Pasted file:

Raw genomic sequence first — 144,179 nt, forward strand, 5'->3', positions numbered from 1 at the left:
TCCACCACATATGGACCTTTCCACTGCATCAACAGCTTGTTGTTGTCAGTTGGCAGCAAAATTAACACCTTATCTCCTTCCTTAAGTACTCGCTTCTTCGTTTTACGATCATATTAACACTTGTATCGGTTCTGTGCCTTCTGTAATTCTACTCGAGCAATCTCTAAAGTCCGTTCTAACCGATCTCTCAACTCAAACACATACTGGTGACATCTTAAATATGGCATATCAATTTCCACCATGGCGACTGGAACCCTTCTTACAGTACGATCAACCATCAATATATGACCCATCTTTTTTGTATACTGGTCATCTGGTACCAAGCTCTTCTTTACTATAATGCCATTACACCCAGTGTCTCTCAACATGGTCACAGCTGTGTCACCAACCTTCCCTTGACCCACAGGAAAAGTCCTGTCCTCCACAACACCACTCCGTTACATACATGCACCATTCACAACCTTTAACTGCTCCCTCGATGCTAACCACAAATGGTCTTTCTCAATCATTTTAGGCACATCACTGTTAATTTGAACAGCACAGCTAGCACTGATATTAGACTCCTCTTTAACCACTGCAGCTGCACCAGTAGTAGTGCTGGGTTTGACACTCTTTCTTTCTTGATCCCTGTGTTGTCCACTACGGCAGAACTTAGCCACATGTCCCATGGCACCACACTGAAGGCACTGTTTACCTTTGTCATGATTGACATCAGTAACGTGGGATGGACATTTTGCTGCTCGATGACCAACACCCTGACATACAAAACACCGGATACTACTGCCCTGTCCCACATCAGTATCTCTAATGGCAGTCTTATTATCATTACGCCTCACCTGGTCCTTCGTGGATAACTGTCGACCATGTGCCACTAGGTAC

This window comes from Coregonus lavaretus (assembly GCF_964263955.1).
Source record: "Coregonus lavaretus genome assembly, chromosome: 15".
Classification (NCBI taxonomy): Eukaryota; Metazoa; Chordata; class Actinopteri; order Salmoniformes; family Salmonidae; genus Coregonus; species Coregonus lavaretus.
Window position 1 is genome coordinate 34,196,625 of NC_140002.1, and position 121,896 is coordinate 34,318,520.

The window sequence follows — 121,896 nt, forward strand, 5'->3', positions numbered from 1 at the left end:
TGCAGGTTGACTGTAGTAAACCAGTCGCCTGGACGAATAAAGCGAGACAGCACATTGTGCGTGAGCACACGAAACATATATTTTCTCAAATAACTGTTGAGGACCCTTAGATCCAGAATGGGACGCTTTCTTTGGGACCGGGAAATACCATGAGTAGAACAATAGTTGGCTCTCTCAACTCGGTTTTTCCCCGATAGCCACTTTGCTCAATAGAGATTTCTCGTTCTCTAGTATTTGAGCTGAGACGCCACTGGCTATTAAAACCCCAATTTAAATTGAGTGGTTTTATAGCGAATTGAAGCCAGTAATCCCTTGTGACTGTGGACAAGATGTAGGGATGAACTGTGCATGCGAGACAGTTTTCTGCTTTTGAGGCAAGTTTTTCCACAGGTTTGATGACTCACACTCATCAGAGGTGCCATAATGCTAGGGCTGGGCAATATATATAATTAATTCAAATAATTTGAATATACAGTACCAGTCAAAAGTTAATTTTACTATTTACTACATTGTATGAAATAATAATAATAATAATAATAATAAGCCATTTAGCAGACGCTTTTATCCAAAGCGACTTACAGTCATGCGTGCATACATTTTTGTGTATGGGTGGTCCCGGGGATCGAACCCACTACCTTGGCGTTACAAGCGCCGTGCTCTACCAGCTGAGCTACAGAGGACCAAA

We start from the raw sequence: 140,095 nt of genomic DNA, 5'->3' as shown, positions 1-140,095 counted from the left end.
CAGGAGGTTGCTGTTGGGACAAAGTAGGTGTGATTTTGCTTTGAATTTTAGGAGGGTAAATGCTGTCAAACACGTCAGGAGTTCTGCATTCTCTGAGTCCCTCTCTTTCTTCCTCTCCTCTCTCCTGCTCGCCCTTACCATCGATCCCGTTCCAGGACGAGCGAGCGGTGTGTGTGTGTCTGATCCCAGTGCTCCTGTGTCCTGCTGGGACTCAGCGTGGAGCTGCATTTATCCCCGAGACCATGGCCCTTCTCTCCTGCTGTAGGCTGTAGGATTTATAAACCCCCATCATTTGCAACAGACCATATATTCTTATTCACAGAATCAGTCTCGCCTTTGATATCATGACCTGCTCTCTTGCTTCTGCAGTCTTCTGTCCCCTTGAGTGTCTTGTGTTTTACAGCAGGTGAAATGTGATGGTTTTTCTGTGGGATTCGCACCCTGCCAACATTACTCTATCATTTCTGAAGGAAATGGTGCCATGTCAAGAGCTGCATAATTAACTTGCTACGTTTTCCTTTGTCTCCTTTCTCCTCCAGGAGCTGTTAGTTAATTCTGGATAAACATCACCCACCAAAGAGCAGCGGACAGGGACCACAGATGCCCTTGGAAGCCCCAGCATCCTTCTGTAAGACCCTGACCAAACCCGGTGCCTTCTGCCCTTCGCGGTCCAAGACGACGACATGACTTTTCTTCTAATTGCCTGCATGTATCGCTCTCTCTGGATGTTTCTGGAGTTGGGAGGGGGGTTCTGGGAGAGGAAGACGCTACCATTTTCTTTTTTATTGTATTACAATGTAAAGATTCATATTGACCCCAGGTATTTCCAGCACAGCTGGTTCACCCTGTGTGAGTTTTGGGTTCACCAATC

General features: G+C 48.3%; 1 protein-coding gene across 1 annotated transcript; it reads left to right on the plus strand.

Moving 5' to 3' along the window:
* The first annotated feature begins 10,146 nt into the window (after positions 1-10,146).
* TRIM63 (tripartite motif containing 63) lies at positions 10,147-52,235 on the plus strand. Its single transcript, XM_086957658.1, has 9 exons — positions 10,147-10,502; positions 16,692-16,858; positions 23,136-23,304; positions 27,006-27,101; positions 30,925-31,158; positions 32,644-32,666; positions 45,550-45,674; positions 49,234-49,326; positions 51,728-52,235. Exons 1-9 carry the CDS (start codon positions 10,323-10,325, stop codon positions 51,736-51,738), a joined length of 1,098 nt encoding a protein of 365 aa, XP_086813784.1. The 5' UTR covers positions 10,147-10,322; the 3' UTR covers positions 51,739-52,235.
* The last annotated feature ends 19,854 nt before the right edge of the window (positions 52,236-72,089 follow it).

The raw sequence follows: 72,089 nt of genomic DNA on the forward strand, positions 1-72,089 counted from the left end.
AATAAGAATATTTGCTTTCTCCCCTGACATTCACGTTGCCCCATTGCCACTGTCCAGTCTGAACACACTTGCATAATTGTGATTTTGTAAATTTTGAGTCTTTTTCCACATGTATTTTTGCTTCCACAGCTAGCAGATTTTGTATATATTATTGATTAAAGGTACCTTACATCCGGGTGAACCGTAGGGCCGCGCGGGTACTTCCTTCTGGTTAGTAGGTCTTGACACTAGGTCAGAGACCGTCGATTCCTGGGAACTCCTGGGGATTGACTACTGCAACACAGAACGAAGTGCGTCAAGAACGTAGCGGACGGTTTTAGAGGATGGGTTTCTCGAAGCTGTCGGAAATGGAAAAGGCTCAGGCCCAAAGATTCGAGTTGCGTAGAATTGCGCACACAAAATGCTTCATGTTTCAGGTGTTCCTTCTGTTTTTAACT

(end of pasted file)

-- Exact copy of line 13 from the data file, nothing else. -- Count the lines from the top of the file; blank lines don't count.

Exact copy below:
* The first annotated feature begins 10,146 nt into the window (after positions 1-10,146).